Santana's office has projected that getting all workers to pay 10% of their health premiums would save the city $51 million a year.
A survey by the Kaiser Family Foundation released in September found that the average American worker pays 27% of the cost for employer-sponsored healthcare, coming to $4,316 a year. Pushing Los Angeles employees to pay 10% of their premium would mean they would have to kick in at least $528 a year for their healthcare, city budget officials said.
But city employees can't be expected to see their low-cost care go up without a fight. "We have a track record of partnering with the city to help it through hard times," said Ian Thompson, a spokesman for Service Employees International Union Local 721. "But we're skeptical when the CAO unilaterally proposes more cuts to city workers' benefits as the only solution."
Perry is the only one of the current elected officials to say clearly in recent public appearances that healthcare expenses will have to be on the table. Garcetti told a debate audience earlier this month that he's capable of making such tough calls, noting that some city workers have already been pushed to bear that expense.
"People are paying out of pocket for their healthcare premiums who were paying $0 before that," Garcetti said. "You think that was easy? You think it's easy to go to people and say we are going to take something away? But leadership is about telling people not what they want to hear but what they need to hear."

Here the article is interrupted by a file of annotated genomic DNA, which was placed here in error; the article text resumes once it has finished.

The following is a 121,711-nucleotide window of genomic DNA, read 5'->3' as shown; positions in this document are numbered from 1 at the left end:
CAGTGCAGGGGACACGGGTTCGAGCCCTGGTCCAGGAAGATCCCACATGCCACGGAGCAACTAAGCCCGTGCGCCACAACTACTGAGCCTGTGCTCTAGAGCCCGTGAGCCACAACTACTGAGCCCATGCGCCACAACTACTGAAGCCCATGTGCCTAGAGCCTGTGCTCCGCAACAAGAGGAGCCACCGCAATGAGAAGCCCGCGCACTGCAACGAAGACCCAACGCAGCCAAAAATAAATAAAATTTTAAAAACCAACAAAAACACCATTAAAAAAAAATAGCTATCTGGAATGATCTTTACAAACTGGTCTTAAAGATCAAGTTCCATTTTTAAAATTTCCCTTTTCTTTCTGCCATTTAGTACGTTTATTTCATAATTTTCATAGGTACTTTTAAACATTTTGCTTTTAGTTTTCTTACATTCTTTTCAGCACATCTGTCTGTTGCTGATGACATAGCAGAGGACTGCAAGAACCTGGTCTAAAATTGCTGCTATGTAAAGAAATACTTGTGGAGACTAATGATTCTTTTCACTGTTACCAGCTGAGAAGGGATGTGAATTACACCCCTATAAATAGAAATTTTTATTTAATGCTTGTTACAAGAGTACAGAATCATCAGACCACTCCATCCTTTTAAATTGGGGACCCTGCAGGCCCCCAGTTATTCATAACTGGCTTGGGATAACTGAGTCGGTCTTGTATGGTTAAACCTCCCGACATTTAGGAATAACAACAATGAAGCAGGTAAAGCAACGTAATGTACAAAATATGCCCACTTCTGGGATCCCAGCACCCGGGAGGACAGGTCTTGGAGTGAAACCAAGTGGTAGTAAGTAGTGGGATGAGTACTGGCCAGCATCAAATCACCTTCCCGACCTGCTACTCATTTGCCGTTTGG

Garcetti said Thursday night in Sherman Oaks that the best path to balancing the budget in the future will be "to grow our economy," through a tax cut and other reforms, thereby building a larger tax base.
Similarly, Greuel said at a debate early in the month at Temple Beth Jacob in Beverly Hills that economic growth — through the expansion of business at the Port of Los Angeles and LAX and other initiatives — would fix the budget best. On pensions, her most specific proposal was for blocking pensions of employees who have committed a crime.
As she often does, Greuel concluded by saying her work as controller —where she claims to have "identified $160 million in potential savings" — proves she has the management chops to root out excess.
Times staff writer Michael Finnegan contributed to this report.